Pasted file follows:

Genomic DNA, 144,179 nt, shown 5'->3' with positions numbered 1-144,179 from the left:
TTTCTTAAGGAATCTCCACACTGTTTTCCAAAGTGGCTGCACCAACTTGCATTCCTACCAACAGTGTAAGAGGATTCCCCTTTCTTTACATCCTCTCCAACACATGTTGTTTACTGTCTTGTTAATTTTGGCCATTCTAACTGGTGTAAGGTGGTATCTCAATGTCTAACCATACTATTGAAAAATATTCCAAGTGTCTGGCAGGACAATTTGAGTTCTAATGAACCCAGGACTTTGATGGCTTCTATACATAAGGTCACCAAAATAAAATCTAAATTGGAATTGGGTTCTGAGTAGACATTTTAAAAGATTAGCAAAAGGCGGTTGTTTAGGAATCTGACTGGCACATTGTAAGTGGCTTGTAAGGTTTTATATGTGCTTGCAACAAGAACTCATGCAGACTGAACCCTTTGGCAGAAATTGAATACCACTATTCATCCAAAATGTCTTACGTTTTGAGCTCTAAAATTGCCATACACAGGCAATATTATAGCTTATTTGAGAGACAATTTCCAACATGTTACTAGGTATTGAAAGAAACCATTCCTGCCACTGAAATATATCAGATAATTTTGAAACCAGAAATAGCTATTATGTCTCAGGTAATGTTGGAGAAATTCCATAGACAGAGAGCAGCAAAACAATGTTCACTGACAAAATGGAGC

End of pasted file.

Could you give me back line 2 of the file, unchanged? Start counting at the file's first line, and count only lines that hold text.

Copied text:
TTTCTTAAGGAATCTCCACACTGTTTTCCAAAGTGGCTGCACCAACTTGCATTCCTACCAACAGTGTAAGAGGATTCCCCTTTCTTTACATCCTCTCCAACACATGTTGTTTACTGTCTTGTTAATTTTGGCCATTCTAACTGGTGTAAGGTGGTATCTCAATGTCTAACCATACTATTGAAAAATATTCCAAGTGTCTGGCAGGACAATTTGAGTTCTAATGAACCCAGGACTTTGATGGCTTCTATACATAAGGTCACCAAAATAAAATCTAAATTGGAATTGGGTTCTGAGTAGACATTTTAAAAGATTAGCAAAAGGCGGTTGTTTAGGAATCTGACTGGCACATTGTAAGTGGCTTGTAAGGTTTTATATGTGCTTGCAACAAGAACTCATGCAGACTGAACCCTTTGGCAGAAATTGAATACCACTATTCATCCAAAATGTCTTACGTTTTGAGCTCTAAAATTGCCATACACAGGCAATATTATAGCTTATTTGAGAGACAATTTCCAACATGTTACTAGGTATTGAAAGAAACCATTCCTGCCACTGAAATATATCAGATAATTTTGAAACCAGAAATAGCTATTATGTCTCAGGTAATGTTGGAGAAATTCCATAGACAGAGAGCAGCAAAACAATGTTCACTGACAAAATGGAGC